It is also a cautionary tale for the present, by showing so clearly how false distinctions between people, riven by such things as religion, wealth, and power, can so readily cause diverse communities living in harmony for centuries to shatter the peacefulness of their coexistence and turn on each other in abhorrent communal violence at a moment's notice, leaving us stunned and questioning our humanity. Perhaps this understanding can encourage us not to repeat this insanity.
How to review this book? I'm only a quarter of the way through and I love the engaging prose and the pacing of the story that Collins and LaPierre tell, but the Kindle version (purchased as of June 2017) is literally the worst I have ever purchased on Amazon and that is what brings me to this review. Nearly every single paragraph has a misspelling or punctuation error. If it were only one mistake per page I might be able to keep reading, but when it is almost every single paragraph it becomes so distracting as to become an actual hindrance to the book itself. You'll frequently come across a strange word and wonder if you're looking at some archaic English term, a transliteration from Hindi or Tamil, or yet another sloppy misspelling. It gets old. Real fast. I'm going to request a refund on the Kindle edition and will update this review once I receive a hard copy.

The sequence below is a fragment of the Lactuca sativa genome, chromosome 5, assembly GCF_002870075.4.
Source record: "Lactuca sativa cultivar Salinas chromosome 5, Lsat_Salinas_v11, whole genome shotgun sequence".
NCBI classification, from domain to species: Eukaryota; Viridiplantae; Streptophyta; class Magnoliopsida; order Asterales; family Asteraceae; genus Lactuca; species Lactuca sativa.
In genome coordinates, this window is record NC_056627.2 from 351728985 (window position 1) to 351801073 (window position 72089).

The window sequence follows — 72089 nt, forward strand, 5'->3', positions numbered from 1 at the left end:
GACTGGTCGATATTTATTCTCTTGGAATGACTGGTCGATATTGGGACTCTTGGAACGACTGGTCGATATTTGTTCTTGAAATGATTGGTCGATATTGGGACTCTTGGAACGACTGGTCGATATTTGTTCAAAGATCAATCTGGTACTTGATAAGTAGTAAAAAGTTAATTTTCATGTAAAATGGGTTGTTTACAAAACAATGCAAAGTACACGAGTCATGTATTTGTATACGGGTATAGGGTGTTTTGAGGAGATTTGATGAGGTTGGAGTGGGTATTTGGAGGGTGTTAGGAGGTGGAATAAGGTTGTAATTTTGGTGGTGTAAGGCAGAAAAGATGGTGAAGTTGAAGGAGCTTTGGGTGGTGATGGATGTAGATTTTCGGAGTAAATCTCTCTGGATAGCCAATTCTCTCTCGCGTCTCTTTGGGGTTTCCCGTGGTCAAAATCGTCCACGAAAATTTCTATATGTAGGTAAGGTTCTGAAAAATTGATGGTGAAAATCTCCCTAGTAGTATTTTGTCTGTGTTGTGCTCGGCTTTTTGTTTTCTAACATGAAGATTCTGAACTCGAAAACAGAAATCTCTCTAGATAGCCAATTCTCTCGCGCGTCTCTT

When it comes to writing about the Independence of India and the partitioning of the country that happened with it, it is hard to find a neutral source of information. Luckily 'Freedom at Midnight' is one such source. Unfortunately, with neutrality comes the perspective of someone outside looking in, which is also what happens in this book.
That being said, this book is a MUST read for all fans of history and people interested in understanding Pakistan-India dynamics and the culture of the sub-continent. The one issue I have with the book is the glorification of the role that Mountbatten and Gandhi played in the aforementioned events. There is in some sense, a simplification of their actions and intent. The reality (at least as perceived by citizens of the two countries) is much more complicated. Gandhi's own auto-biography is more revealing, nuanced and provides a better insight into the thoughts (many naive or unsavory) of India's great leader.
The final aspect, which should make this a fun read for everyone (including people who are not fans of history) is the colorful and detailed description of the (often futile and vain) life of Indian nobility. If you ever wondered what (unimaginably crazy) life the Indian princes enjoyed, make sure you read the book.